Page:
The issue with Approval is precisely this: it falsely assumes that all voters always separate candidates into two tiers (“Good” and “Bad”), with the Good candidates all equal and all equally better than any Bad candidate.

Also, I was a bit wrong when I said

What I should have said was that STAR assumes both that your opinions fall on a range scale and that all preferences are equal strength (like Condorcet), but for different purposes.
A critic could claim that this inconsistency creates a worse system than either Score or Condorcet directly, but a supporter of STAR (like myself) could claim that each one compensates for the other’s weaknesses.

The thing about STAR is that it makes those assumptions for the voter i.e. that all of them want full power between the top two and don’t want it when deciding who the top two are. That’s why I consider it more coherent and better accomplishing STAR’s objective to allow a voter to indicate how they’d vote in every possible score runoff between candidates (or any feasible approximation of that), and then run a Condorcet method on it. Then voters can decide how utilitarian to be. Notably, this scheme could mean a voter is allowed to vote Favorite 5 Lesser Evil 1 and then optimize both candidates in score runoffs against the greater evil, just like STAR.
Though some might say STAR is really just a sneaky way to get to utilitarianism once many candidates are running by being more majoritarian when there are fewer, “easing” voters in until its too late.

Yes sort of but there is a little difference here. The fact that score form a group because it has the needed arithmatic properties is why it does not run into the issues ranking does. Ranking is not arithmatic. When I am speaking of the Cauchy formula I am taking this concept one step further. I am not just saying that you can add scores but that the addition has a defined form in terms of Utility. ie U(x+Y) = U(x) + U(y) . RRV for example does not do this since it uses the Harmonic function to map score to utility and this function does not obey the Cauchy formula.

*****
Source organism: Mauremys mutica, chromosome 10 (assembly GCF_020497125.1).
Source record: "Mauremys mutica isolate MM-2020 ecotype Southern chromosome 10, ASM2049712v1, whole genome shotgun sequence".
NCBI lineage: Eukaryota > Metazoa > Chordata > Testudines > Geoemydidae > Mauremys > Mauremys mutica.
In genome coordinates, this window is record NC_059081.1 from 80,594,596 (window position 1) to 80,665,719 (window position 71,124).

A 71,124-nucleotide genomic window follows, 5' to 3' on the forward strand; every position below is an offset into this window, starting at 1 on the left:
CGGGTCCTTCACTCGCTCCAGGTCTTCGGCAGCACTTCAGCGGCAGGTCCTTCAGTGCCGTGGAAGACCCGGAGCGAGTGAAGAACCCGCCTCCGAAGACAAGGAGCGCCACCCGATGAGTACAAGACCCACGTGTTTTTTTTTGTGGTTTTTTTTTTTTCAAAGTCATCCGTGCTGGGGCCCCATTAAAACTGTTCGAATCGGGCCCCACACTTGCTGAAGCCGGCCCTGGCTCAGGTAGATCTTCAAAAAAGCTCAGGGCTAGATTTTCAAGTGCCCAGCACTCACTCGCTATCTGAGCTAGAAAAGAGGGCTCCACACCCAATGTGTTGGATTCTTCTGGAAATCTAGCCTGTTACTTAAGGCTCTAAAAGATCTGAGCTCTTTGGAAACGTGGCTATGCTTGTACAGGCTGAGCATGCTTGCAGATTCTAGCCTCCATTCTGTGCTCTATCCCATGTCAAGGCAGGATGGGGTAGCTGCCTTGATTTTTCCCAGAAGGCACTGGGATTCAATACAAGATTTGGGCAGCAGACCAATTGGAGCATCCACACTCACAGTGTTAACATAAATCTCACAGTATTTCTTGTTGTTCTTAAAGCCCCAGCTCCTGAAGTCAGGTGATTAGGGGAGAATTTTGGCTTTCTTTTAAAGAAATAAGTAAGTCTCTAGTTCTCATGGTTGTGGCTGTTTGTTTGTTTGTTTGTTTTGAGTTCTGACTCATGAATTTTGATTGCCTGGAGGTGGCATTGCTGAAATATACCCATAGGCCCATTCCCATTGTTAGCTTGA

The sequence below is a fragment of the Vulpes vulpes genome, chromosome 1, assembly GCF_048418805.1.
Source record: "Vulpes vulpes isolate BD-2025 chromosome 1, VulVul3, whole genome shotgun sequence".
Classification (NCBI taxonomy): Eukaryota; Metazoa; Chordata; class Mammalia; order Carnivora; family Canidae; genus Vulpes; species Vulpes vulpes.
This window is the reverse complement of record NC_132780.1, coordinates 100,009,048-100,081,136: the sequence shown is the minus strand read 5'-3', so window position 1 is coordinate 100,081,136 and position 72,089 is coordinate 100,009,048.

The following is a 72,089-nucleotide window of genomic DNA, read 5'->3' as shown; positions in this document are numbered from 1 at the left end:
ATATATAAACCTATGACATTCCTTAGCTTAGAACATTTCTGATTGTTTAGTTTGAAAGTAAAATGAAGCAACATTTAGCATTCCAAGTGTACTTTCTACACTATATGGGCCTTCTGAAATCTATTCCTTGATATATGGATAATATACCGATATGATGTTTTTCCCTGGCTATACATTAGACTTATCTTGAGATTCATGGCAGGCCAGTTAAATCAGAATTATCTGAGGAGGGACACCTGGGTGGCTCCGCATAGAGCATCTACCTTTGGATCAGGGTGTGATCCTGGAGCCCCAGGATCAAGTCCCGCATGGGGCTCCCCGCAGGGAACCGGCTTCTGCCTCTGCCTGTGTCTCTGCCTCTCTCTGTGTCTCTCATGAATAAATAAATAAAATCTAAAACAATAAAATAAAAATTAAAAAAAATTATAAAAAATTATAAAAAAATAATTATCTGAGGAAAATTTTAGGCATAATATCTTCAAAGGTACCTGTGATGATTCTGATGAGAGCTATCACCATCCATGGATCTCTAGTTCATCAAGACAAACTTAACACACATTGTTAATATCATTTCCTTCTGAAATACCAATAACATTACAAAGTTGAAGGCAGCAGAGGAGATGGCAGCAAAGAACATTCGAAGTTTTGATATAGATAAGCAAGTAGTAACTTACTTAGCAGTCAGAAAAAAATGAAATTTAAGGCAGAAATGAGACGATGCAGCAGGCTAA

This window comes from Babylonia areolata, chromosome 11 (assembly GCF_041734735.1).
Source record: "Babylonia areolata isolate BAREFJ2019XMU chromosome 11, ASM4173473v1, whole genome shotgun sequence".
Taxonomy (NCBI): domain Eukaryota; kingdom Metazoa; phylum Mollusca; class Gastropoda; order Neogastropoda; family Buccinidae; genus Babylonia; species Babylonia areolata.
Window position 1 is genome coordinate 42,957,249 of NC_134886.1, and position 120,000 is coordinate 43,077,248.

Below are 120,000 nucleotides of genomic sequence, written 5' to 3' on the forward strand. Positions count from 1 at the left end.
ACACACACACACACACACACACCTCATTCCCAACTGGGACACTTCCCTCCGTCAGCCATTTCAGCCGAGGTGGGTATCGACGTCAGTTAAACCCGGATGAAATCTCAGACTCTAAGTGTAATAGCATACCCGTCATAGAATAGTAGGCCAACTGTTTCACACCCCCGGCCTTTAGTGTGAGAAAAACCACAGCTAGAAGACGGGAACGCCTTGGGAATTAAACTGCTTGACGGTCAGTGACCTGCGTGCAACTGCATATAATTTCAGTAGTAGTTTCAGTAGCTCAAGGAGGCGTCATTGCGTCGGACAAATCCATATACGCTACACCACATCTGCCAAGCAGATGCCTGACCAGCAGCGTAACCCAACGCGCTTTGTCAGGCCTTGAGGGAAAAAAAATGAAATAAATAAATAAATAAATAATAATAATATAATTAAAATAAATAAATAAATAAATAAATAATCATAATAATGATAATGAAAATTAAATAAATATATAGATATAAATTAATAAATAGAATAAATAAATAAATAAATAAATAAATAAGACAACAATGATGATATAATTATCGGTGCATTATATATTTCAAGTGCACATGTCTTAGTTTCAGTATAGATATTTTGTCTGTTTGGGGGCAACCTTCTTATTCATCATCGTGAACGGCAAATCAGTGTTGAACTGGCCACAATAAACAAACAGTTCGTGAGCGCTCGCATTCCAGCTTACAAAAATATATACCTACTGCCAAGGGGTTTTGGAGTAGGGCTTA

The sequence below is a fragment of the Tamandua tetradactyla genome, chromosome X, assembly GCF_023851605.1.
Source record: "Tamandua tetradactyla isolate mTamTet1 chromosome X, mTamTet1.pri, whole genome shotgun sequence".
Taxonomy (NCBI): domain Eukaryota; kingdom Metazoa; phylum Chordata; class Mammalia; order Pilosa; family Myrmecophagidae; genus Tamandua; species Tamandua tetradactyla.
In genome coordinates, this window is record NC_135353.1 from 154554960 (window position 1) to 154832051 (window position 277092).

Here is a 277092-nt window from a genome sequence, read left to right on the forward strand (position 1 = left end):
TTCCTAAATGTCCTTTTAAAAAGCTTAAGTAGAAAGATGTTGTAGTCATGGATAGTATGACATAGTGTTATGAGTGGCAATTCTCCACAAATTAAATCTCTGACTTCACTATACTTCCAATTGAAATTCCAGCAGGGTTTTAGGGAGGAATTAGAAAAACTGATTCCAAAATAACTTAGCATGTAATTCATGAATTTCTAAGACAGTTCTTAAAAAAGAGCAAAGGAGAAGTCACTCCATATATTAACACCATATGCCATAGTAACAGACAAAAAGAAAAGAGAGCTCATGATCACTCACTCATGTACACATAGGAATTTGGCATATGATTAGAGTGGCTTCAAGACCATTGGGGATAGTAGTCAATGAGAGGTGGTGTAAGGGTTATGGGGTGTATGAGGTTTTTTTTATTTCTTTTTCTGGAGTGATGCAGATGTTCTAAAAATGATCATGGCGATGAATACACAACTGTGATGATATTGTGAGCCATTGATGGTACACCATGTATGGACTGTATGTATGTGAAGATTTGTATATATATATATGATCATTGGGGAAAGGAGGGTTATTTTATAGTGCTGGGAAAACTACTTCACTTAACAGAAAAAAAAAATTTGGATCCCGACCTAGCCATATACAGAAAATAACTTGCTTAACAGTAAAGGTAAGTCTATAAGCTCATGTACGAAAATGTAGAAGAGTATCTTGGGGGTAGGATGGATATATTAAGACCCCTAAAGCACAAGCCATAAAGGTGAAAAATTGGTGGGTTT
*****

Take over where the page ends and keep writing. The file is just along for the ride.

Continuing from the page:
Why has nobody in the voting theory community written up something making these connections?
Also, would ordinal utility satisfy something similar to Cauchy’s function? If a voter gets both their 1st and 2nd choice, for example, that seems to be trivially equal to getting both their 1st and 2nd choice.

Not really sure. Scientific advancement is a weird thing. Everybody adds their little piece to the puzzle. Given my background it seemed obvious to me but many other things were not. In any case I am glad it was missed because it gave me the chance to contribute with my Vote Unitarity stuff.

I asked Warren why he did not notice this possibility. Basically he had assumed that the Optimal function needed to be smooth. If you look at the optimal version of Vote Unitarity

You can see that it is quite clearly not a smooth function with the min() function being part of it. If you assume the linear function for Utility addition you clearly do not get a system which is “Proportional”.

No. You cannot do arithmetic with ranks so it can’t have the Group properties required for that to make sense. Number theory and Group theory might not be a class you have taken yet.